In South Korea, seven former employees of a Samsung subsidiary have been found guilty of illegally sourcing semiconductor-related technology and passing it on to Chinese companies, as the country steps up its defense of its key secrets.
All countries have long considered semiconductor technologies and the related industry as a whole as one of the elements of ensuring national security. China is years behind Taiwan, the US and South Korea in chip design and manufacturing, and recent tough US restrictions have only exacerbated the problem. It is well known that the second largest economy in the world today spends billions of dollars on the development of industry in China itself. In contrast, in South Korea, where semiconductor products account for about 20% of the country’s total exports, the industry is protected as a “national key technology,” severely restricting technology transfer and employment of skilled workers to other countries.
Monday’s verdict relates to the theft of trade secrets by former employees of Samsung’s SEMES subsidiary, which manufactures devices for the semiconductor and display industries. Little is known about the details of the process. A former researcher working for SEMES was reportedly sentenced to four years in prison for illegally obtaining the company’s semiconductor cleaning technology. He used the information to manufacture similar devices for export to China. The company founded by the researcher was fined $768,000.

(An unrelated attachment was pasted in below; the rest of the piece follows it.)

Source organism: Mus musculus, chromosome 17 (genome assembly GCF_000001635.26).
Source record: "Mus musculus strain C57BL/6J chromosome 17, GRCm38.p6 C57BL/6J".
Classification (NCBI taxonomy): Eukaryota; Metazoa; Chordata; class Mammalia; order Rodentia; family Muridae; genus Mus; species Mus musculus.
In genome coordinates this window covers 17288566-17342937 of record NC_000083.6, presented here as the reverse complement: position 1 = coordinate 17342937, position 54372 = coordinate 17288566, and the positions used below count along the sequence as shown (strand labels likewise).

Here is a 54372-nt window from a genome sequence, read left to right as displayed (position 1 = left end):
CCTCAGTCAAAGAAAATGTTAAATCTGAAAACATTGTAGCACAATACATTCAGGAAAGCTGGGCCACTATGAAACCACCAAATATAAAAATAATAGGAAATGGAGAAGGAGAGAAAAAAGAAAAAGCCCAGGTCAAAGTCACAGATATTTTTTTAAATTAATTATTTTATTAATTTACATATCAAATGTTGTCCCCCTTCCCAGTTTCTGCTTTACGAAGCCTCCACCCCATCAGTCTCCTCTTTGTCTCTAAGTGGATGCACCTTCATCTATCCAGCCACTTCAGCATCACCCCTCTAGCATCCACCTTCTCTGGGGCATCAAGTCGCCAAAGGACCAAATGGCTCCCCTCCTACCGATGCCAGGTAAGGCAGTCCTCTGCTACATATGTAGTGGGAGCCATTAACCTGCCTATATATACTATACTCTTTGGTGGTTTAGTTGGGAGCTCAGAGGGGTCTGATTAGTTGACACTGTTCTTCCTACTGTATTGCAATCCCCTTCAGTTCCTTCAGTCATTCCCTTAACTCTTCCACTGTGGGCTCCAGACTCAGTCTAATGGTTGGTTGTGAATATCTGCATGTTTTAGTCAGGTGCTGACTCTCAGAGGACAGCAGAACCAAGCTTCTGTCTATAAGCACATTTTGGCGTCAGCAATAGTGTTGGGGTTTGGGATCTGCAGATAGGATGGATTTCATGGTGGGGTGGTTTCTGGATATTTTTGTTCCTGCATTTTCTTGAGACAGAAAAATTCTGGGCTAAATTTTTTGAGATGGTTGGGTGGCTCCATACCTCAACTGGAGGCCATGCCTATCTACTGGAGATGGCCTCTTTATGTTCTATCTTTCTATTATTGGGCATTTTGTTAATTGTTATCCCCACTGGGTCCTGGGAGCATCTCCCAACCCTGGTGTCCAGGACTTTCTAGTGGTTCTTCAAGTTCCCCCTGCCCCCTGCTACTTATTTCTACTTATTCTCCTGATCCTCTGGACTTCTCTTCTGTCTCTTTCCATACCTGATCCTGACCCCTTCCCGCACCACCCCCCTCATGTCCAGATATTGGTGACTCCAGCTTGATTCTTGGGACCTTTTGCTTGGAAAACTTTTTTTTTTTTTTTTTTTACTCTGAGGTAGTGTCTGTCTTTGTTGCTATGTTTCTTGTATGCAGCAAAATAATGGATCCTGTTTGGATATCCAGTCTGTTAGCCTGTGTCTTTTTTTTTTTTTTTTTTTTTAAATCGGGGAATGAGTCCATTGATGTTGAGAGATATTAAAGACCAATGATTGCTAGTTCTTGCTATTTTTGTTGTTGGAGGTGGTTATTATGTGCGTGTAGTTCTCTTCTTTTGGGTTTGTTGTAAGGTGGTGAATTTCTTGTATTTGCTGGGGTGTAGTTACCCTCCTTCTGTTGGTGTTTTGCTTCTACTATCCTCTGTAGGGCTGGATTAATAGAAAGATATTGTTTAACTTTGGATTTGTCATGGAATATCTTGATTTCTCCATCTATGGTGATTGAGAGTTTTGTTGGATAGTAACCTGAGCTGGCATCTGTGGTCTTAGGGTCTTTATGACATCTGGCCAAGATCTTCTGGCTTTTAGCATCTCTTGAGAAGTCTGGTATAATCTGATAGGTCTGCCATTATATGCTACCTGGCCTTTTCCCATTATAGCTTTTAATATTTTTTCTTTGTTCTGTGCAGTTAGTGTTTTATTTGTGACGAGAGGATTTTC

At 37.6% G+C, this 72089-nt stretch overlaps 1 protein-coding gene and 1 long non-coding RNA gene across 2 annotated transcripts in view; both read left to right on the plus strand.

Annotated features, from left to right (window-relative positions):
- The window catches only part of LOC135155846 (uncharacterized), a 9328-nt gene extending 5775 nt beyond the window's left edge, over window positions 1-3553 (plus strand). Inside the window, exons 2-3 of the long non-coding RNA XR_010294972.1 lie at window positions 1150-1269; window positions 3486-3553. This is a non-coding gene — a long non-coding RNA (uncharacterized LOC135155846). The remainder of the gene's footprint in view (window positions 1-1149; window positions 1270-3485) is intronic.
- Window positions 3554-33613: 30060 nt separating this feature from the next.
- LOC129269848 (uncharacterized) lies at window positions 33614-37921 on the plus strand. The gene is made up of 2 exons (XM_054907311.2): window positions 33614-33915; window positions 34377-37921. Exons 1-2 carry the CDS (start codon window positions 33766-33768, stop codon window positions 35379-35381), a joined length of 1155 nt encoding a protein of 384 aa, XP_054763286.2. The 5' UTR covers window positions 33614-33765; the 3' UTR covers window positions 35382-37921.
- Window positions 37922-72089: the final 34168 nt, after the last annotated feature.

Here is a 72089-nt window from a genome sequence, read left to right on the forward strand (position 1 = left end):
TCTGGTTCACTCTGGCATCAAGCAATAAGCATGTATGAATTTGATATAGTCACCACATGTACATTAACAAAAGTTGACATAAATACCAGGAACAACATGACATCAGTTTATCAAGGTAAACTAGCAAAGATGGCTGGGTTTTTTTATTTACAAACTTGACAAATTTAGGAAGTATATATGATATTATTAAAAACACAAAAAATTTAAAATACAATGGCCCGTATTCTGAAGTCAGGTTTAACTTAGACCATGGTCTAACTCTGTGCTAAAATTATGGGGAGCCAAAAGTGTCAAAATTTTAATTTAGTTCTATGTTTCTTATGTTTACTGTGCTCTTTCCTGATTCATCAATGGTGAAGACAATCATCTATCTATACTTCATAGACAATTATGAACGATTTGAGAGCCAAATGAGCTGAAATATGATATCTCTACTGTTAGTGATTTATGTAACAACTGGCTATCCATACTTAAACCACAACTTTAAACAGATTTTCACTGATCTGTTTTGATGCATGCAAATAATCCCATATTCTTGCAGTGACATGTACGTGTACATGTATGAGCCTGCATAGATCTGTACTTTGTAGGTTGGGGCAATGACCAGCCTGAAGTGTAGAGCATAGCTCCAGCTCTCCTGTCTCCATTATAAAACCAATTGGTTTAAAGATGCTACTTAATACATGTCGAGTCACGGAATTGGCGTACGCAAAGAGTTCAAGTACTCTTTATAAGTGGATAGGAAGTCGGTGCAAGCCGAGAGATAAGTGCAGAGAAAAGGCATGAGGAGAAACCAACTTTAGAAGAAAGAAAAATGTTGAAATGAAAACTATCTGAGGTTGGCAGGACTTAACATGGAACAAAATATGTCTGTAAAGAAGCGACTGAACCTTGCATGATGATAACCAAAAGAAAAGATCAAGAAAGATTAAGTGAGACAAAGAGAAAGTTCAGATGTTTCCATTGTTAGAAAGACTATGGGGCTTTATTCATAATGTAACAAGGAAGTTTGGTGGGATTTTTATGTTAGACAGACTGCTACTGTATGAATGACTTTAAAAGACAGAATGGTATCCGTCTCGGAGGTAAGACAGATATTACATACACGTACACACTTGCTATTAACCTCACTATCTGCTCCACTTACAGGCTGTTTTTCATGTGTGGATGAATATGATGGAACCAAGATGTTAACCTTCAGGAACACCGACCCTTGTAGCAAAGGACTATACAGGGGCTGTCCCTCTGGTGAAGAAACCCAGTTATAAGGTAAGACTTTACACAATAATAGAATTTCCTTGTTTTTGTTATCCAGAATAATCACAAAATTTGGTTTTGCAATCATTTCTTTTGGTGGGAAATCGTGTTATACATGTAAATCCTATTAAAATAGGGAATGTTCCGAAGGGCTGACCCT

Six other former SEMES employees were also found guilty of involvement in the technology theft and sentenced to various terms of imprisonment – up to 2.5 years in prison. The ruling makes it clear that companies with lighter penalties would lose the incentive to invest resources and time in developing technologies.
Former employees are known to have illegally obtained blueprints and data on required components from 2018 to 2020, with some decisions protected by “national key enabling technologies” laws. In addition, the perpetrators violated local fair competition and trade secret laws. Based on the stolen information, they made 24 semiconductor cleaning equipment blueprints and sold 14 cleaning machines for a total value of US$59.8 million. Materials and equipment were sold to Chinese companies and an unnamed Chinese research institute. Seven former SEMES employees are said to have received shares in a Korean-Chinese joint venture based in China.
The problem is not limited to Korea. Not so long ago there was information about “misappropriation” and disclosure of data related to the proprietary technologies of the Dutch ASML. Although the company classified the damage caused as insignificant, the relevant information was forwarded to law enforcement agencies.